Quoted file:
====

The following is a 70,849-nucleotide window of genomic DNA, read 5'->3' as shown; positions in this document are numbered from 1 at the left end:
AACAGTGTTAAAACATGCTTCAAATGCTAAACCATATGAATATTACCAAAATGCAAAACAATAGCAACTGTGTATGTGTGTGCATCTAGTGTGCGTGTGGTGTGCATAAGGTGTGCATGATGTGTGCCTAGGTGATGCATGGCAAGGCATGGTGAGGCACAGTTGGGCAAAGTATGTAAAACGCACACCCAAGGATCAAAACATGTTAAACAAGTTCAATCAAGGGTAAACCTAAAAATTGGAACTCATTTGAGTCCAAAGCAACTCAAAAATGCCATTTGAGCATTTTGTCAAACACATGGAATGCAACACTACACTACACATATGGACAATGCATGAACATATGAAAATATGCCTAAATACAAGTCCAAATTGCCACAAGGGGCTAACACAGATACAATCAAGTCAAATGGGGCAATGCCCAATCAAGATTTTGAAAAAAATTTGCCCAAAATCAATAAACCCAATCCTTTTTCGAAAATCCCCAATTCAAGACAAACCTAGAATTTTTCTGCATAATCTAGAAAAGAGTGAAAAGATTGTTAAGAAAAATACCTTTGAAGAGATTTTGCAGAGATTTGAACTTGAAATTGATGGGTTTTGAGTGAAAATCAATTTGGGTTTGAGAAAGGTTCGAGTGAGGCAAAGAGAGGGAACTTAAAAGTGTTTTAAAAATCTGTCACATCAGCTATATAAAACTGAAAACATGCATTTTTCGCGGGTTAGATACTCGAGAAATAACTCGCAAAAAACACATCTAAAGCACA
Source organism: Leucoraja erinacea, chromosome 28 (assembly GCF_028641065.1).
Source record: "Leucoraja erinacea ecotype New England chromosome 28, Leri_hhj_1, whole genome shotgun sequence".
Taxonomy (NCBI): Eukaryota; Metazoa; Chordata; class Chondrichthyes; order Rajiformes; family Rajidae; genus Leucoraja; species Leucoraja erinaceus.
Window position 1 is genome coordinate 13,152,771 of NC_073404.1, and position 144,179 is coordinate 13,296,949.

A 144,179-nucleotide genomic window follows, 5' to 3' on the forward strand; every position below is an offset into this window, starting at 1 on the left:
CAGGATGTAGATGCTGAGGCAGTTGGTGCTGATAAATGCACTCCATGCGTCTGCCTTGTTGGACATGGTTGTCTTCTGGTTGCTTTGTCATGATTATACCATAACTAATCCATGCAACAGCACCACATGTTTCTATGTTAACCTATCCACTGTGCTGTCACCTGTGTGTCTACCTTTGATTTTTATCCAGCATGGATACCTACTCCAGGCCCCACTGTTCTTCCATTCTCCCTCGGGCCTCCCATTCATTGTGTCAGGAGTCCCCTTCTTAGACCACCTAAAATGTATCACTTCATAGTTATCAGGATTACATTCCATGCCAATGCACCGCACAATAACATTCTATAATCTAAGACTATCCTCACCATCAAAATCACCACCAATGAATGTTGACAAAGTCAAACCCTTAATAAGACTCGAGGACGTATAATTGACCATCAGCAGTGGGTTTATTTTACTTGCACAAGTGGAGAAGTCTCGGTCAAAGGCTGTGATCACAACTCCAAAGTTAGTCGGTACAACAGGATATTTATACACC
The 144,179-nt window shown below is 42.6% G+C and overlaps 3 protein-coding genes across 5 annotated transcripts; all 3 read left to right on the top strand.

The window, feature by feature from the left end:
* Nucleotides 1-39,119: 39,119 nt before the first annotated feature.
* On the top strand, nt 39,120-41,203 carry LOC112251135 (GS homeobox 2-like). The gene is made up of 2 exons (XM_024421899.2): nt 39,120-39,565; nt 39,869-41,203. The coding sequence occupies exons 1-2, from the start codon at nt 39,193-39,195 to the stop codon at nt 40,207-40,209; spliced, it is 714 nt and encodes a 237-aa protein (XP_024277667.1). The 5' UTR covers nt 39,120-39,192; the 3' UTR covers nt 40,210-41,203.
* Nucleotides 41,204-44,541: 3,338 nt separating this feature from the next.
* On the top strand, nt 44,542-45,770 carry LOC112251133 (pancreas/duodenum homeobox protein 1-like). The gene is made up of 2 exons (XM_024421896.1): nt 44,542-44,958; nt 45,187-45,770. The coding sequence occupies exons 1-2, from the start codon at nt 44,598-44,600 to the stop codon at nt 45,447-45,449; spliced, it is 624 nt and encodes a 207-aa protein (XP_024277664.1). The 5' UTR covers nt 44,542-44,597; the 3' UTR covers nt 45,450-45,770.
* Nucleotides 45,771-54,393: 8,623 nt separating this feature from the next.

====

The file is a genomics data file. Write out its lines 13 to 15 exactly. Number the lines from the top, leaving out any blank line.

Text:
* Nucleotides 41,204-44,541: 3,338 nt separating this feature from the next.
* On the top strand, nt 44,542-45,770 carry LOC112251133 (pancreas/duodenum homeobox protein 1-like). The gene is made up of 2 exons (XM_024421896.1): nt 44,542-44,958; nt 45,187-45,770. The coding sequence occupies exons 1-2, from the start codon at nt 44,598-44,600 to the stop codon at nt 45,447-45,449; spliced, it is 624 nt and encodes a 207-aa protein (XP_024277664.1). The 5' UTR covers nt 44,542-44,597; the 3' UTR covers nt 45,450-45,770.
* Nucleotides 45,771-54,393: 8,623 nt separating this feature from the next.